Chief executive says figure is achievable from 2020
The chief executive of Balfour Beatty has said his firm should be making margins of 5% within three years.
Leo Quinn (pictured), who joined the business at the start of 2015, said the country’s biggest contractor should be hitting that number by 2020.
He said: “Margins are more important to me than growth…I think the industry should not be working for less than a 5% operating margin.”
In its results, the firm said it wanted to hit “industry-standard margins” by the end of next year - which it said meant 2-3% in UK construction - but Quinn said the contractor should set its sights higher for the future.
His comments come as other chief executives also set targets for their own firms in this results season with Morgan Sindall boss John Morgan saying he wants his construction business to hit 2% from a current 0.7% while Galliford Try’s chief Peter Truscott is asking the firm’s construction arm to be hitting margins of 2% by 2021. These currently stand at just 0.4%.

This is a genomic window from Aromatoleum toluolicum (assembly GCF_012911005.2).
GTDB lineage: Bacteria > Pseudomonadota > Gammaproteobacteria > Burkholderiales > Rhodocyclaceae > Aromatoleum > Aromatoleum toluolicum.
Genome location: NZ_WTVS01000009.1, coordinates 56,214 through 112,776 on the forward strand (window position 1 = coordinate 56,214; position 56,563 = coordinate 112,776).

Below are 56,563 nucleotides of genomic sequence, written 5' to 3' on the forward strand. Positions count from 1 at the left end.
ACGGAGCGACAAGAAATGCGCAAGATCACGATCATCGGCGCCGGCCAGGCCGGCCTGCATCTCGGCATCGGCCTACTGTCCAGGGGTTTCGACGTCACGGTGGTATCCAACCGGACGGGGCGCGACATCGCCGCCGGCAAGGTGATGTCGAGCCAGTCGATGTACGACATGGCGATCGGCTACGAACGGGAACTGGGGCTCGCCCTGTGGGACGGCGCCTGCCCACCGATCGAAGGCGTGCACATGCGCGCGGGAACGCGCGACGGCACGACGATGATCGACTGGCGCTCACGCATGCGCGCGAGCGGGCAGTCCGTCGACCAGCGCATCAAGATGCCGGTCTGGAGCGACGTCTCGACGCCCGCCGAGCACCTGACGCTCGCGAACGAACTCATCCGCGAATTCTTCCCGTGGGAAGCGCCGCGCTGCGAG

Earlier this year, ISG chief executive Paul Cossell said contractors should be aiming for 5% and admitted that an internal audit at the business had found inefficiencies which would have equated to a 3% improvement in margins.
Quinn, who said he plans to be at the firm for another five years, reckoned that Balfour Beatty would be in a position to start making decent margins soon. “We have to burn off the low-margin contracts first,” he added.
The firm has drawn a line under most of the near 90 problem contracts Quinn inherited when he joined with just nine left to be sorted out. The majority are in the UK and Quinn said: “The root cause was a lack of control and poor assessment of risk.”
He said that the firm now “employs a level of prudence that should have been adopted years ago”.
Commenting on the return to profit, Quinn said: “It’s very comforting to see the largest player in the construction market back in the black.”
Quinn also gave more details on why it pulled out of a deal to build a twin-tower scheme at Nine Elms in south London with the developer – Chinese firm Dalian Wanda – later signing a deal with Multiplex.
He said: “On Nine Elms we got to the point where we couldn’t deliver the building in the timescale they wanted and the cost was higher than they wanted to pay. There wasn’t a meeting of minds.”
Quinn said Balfour Beatty was still interested in high-rise but would only bid for them selectively.
Outside of Hong Kong, where it has revenues of $1bn, Quinn said 98% of the firm’s work is in the UK and US with more than half of its £8.7bn revenue coming from the US.